Film Review: ‘Steve McQueen: American Icon’

(Photo courtesy of Fathom Events)

Film Review: ‘Steve McQueen: American Icon’

By Sarah Komisky

For all you millennials out there wondering why you should watch a movie about some actor you never heard of before, let me assure you, you’ve come to the right place. Appealing not just to film buffs, vintage lovers, or evangelicals, Steve McQueen: An American Icon is a documentary that is for anyone interested in uncovering a story that is very much human.

The documentary narrated by Gary Sinise (Forest Gump, Apollo 13, Of Mice and Men), kicks things off by introducing modern audiences to an actor who was the “it” guy of the 60’s and 70’s (think Mark Walberg, Matthew McConaughey, or Ryan Gosling with a little more edge). Opening with McQueen’s trademark love for fast cars and highlighting his most infamous action films such as The Magnificent Seven and Bullitt, audiences get an idea of McQueen’s thrill seeking bad boy image. Additionally, filmmakers, Andy and Jon Erwin give a good gist of McQueen’s public persona while counterbalancing it with his private life that also had a rep for being cool and mysterious.

Giving a background of his early years, viewers get an idea of his tumultuous home life without a father or mother that framed his renegade ways. This gives a good foundation that sets up the story of a man who had a void and was on a quest to fill it. In this basic yet profound story line, audiences come to meet a man who very much is like you and I in the human experience.

Yet, instead of glorifying the persona the world dubbed “cool,” the filmmakers take the approach of letting the audience see the real McQueen without a Hollywood veneer. With insight from director Mel Gibson, Barbara Minty McQueen (his widow), stuntman Stan Batett, renown McQueen biographer Marshall Terill, and actors Barbara Leigh and Mel Novak, this documentary takes on a different angle that is more of an untold story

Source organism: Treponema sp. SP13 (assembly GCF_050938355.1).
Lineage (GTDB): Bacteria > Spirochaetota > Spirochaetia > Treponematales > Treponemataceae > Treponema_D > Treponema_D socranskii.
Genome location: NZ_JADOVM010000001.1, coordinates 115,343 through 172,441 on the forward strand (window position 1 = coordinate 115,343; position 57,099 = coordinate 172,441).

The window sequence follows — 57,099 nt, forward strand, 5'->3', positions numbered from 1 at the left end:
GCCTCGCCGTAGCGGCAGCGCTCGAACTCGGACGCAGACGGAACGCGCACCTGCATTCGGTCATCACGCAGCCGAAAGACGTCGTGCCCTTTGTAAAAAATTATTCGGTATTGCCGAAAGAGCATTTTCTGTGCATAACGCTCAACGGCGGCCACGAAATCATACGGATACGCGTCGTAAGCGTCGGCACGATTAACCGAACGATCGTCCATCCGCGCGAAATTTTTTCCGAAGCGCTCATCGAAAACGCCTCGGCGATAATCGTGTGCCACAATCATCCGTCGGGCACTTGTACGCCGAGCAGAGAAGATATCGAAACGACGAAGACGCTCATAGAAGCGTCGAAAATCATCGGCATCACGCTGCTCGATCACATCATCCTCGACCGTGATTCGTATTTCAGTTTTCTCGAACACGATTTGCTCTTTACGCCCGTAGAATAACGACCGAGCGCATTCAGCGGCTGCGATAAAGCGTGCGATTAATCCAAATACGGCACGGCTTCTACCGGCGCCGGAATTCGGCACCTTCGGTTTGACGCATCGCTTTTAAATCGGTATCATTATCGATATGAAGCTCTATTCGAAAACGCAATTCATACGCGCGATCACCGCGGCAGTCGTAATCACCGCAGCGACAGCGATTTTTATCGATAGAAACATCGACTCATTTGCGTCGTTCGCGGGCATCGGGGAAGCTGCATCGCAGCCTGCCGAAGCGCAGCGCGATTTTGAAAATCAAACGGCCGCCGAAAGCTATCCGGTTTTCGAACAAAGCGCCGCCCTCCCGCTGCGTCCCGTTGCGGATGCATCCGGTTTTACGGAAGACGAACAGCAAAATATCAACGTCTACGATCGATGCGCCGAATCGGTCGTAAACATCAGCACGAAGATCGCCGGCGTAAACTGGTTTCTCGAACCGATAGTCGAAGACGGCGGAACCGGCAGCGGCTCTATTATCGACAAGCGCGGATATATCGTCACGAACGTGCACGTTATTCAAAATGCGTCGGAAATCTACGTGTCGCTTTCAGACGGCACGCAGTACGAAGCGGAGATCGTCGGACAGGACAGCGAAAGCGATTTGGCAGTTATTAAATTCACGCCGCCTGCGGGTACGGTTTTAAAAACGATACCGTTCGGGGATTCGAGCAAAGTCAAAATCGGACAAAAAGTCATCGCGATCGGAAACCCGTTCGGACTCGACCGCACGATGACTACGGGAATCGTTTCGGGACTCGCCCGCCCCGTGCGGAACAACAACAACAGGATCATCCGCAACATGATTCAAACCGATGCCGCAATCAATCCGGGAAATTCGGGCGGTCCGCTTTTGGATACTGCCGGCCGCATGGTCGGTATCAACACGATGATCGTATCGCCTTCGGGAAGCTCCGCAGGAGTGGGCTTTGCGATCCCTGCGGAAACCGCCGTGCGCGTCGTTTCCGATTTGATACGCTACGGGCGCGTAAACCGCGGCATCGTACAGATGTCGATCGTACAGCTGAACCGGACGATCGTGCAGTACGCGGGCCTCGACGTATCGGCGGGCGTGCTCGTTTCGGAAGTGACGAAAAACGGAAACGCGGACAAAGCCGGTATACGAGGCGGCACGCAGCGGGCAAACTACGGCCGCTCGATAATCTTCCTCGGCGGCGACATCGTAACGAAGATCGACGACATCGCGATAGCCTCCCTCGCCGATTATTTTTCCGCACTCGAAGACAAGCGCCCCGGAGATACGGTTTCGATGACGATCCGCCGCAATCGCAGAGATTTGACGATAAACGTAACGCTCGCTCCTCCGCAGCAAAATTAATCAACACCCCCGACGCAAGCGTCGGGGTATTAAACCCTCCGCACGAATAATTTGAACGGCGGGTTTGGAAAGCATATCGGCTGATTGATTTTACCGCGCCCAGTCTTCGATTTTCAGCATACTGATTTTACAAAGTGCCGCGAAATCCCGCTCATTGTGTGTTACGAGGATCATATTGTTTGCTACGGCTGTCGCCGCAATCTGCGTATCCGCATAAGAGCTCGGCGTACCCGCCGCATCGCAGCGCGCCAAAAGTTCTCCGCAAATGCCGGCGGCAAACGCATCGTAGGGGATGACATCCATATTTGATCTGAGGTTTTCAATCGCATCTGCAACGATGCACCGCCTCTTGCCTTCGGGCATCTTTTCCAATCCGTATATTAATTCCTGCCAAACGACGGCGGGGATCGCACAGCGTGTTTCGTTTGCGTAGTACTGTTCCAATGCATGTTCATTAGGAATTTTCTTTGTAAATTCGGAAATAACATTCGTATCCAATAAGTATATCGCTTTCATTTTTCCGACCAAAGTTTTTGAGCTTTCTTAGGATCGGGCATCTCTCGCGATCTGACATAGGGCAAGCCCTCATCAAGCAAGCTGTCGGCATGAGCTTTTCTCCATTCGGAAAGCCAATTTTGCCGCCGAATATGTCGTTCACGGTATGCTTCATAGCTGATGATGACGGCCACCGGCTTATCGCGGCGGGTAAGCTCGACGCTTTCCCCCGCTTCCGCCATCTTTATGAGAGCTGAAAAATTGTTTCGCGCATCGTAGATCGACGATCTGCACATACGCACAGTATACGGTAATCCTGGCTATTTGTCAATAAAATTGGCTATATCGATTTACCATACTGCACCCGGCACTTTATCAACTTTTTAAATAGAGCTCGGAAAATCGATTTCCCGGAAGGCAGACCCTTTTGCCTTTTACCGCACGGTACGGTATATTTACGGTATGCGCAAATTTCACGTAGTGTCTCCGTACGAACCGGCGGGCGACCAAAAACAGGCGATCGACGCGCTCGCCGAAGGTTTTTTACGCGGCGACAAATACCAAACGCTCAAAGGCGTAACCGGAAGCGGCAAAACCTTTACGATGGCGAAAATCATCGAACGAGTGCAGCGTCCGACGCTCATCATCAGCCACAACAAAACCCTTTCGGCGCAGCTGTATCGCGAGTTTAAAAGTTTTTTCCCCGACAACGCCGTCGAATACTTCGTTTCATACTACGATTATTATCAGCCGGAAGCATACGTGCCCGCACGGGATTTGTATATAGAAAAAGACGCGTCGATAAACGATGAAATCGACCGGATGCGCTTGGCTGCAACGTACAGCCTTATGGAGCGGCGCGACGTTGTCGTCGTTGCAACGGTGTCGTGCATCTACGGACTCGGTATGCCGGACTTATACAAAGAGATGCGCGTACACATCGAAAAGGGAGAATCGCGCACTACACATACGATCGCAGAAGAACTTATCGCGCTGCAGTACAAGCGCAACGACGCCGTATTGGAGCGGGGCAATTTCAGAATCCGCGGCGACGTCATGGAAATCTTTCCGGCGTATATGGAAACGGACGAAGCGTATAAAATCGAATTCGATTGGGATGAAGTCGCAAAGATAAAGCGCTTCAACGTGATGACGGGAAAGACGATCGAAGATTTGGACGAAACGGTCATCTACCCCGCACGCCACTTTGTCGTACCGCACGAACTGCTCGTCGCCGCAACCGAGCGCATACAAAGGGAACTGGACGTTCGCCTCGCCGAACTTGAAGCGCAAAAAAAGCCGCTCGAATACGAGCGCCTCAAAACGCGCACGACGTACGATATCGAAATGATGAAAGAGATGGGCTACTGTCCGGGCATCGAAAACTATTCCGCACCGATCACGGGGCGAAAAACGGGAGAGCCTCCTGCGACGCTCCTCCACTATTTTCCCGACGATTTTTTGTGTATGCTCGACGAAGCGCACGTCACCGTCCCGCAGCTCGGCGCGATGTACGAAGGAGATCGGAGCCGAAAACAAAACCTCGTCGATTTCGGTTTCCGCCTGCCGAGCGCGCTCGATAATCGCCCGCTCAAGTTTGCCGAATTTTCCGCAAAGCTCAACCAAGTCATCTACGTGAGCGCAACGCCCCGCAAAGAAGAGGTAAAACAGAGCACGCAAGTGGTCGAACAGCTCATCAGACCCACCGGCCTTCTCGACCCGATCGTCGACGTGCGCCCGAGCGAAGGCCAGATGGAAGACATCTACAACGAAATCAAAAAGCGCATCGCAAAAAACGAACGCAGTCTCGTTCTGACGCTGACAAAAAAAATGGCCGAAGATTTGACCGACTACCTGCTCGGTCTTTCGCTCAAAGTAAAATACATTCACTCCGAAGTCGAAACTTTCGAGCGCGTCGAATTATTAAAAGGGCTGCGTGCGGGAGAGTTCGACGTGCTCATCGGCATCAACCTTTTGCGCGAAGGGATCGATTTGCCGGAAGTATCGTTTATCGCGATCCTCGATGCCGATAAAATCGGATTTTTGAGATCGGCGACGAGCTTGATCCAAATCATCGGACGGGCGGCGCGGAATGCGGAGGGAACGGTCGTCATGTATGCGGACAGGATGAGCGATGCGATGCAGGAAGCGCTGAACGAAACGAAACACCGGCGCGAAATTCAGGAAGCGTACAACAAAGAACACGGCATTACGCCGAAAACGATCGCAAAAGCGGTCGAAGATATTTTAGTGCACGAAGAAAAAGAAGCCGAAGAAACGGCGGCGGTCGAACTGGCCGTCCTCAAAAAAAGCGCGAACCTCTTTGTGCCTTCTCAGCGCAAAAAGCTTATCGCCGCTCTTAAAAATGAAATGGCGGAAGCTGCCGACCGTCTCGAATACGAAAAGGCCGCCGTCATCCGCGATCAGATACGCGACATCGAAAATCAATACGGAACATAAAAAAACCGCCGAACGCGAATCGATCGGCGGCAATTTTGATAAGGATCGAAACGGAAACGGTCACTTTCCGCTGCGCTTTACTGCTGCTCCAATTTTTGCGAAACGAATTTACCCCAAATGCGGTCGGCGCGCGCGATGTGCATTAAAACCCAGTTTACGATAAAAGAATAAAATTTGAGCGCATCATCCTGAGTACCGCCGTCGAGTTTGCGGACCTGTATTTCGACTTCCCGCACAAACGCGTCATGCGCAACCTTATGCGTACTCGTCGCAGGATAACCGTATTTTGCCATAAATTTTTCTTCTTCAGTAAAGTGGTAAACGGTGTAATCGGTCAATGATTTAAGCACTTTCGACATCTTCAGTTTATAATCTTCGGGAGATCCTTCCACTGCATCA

As a fan of the late actor and pastor of Harvest Christian Fellowship, Greg Laurie takes a road trip in hopes to find the true story of this legendary actor. Sharing his findings, the film discloses rare interviews and personal stories from friends and loved ones as well as little known facts. Focusing on McQueen’s life, struggles, fame, and fall, audiences will be intrigued to hear a story of a man who had it all and still came up empty.

While there are many excellent qualities about the film, probably the one that excels them all is that it sheds light on McQueen’s faith which was a virtually an unknown story to many. With insight from those who knew him best, viewers follow McQueen’s quest for purpose. This begins with people he met on various films and culminates when he reaches his end, meeting a man who gave him flying lessons and friendship continuing to the point when he visits a pastor who answers his soul searching questions.

Coming to faith, McQueen gets a second chance at life before being diagnosed with a rare cancer. Viewers see the full turnaround and are given insight to the tangible ways McQueen changed as they hear from those closest to him. We also hear of his final moments with Billy Graham and get to see rare, never before seen photos of his final years in a tender scene with his wife. Yet, one of the most incredible moments in the film is one McQueen did not live to see the full implications of. In his final interview, McQueen shares his desire to share his faith with others and share the message of God’s transforming power. Like an older, wiser, yet really cool friend would, McQueen passes on his life experiences of trying all life could offer him and still coming up dry. This is the message that translates to this generation. In this way, the film is truly relevant and powerful as history continues to repeat itself with youth searching for meaning. Not only does it take an honest look at life, but it points to the hope found in Christ to those who search for it. Steve McQueen’s legacy overall is relevant because it’s intergenerational, showing that it’s never too late to change your direction and have a new start.

To find out more about this film and where you view an encore presentation of it visit